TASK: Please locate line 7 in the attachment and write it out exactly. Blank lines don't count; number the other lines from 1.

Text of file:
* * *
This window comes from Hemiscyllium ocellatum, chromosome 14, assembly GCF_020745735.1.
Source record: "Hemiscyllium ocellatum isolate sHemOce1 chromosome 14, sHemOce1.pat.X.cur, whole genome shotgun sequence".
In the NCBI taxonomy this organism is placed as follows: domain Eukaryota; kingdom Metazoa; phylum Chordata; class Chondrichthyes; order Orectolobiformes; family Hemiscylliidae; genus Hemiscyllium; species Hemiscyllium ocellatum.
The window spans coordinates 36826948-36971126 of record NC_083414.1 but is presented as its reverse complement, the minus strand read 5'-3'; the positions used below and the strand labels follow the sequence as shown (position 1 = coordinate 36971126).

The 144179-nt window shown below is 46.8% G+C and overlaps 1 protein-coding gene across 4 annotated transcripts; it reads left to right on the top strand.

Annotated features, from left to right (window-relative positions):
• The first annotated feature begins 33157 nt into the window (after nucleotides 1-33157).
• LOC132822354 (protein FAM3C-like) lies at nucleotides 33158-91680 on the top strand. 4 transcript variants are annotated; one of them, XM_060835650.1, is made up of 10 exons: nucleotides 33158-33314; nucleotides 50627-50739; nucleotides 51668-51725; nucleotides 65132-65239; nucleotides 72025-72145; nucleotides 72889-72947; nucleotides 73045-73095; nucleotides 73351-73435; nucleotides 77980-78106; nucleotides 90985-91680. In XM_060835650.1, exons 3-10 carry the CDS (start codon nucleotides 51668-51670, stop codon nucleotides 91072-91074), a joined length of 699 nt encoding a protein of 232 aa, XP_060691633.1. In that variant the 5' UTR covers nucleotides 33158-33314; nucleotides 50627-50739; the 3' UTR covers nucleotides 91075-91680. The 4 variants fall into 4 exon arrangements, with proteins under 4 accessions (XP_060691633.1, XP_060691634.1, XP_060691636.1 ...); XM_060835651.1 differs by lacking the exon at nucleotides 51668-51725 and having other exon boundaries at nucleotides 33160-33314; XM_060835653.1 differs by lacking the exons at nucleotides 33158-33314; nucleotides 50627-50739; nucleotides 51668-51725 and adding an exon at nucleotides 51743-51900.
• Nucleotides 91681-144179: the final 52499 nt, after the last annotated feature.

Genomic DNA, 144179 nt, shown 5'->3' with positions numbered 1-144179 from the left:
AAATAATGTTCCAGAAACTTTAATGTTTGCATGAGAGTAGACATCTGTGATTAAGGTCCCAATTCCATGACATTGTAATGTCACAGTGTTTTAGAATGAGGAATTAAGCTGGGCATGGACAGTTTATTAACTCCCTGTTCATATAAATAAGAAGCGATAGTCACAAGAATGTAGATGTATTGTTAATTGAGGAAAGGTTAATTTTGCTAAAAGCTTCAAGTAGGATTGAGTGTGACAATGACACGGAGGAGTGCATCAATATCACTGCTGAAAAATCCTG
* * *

• The first annotated feature begins 33157 nt into the window (after nucleotides 1-33157).